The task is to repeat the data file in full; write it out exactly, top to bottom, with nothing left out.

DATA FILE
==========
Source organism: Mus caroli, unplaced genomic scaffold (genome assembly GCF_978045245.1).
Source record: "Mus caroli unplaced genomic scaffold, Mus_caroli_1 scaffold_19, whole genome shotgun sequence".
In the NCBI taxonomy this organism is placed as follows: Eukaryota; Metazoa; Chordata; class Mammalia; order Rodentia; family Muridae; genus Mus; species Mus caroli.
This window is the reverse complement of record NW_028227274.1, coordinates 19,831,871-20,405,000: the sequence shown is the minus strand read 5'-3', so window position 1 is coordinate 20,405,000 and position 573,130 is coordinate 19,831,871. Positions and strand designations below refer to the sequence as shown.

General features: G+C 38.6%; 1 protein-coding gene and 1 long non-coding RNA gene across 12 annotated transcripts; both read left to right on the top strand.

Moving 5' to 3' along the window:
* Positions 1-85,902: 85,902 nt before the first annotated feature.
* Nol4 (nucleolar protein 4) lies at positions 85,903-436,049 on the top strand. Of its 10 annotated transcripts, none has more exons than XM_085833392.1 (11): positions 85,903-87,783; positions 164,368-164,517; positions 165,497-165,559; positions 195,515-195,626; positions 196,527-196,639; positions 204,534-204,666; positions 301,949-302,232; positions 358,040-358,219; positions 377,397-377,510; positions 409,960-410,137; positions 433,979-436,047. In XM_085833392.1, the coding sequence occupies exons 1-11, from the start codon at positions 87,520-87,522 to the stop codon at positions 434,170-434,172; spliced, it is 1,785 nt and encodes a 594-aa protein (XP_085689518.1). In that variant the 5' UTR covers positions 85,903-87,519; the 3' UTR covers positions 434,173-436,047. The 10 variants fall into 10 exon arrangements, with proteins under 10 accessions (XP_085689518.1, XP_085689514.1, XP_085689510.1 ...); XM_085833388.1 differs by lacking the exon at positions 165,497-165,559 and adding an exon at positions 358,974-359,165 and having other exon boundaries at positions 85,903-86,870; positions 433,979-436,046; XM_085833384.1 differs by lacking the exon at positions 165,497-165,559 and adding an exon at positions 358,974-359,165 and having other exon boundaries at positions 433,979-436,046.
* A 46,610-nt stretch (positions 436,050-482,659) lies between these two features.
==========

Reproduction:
Source organism: Mus caroli, unplaced genomic scaffold (genome assembly GCF_978045245.1).
Source record: "Mus caroli unplaced genomic scaffold, Mus_caroli_1 scaffold_19, whole genome shotgun sequence".
In the NCBI taxonomy this organism is placed as follows: Eukaryota; Metazoa; Chordata; class Mammalia; order Rodentia; family Muridae; genus Mus; species Mus caroli.
This window is the reverse complement of record NW_028227274.1, coordinates 19,831,871-20,405,000: the sequence shown is the minus strand read 5'-3', so window position 1 is coordinate 20,405,000 and position 573,130 is coordinate 19,831,871. Positions and strand designations below refer to the sequence as shown.

General features: G+C 38.6%; 1 protein-coding gene and 1 long non-coding RNA gene across 12 annotated transcripts; both read left to right on the top strand.

Moving 5' to 3' along the window:
* Positions 1-85,902: 85,902 nt before the first annotated feature.
* Nol4 (nucleolar protein 4) lies at positions 85,903-436,049 on the top strand. Of its 10 annotated transcripts, none has more exons than XM_085833392.1 (11): positions 85,903-87,783; positions 164,368-164,517; positions 165,497-165,559; positions 195,515-195,626; positions 196,527-196,639; positions 204,534-204,666; positions 301,949-302,232; positions 358,040-358,219; positions 377,397-377,510; positions 409,960-410,137; positions 433,979-436,047. In XM_085833392.1, the coding sequence occupies exons 1-11, from the start codon at positions 87,520-87,522 to the stop codon at positions 434,170-434,172; spliced, it is 1,785 nt and encodes a 594-aa protein (XP_085689518.1). In that variant the 5' UTR covers positions 85,903-87,519; the 3' UTR covers positions 434,173-436,047. The 10 variants fall into 10 exon arrangements, with proteins under 10 accessions (XP_085689518.1, XP_085689514.1, XP_085689510.1 ...); XM_085833388.1 differs by lacking the exon at positions 165,497-165,559 and adding an exon at positions 358,974-359,165 and having other exon boundaries at positions 85,903-86,870; positions 433,979-436,046; XM_085833384.1 differs by lacking the exon at positions 165,497-165,559 and adding an exon at positions 358,974-359,165 and having other exon boundaries at positions 433,979-436,046.
* A 46,610-nt stretch (positions 436,050-482,659) lies between these two features.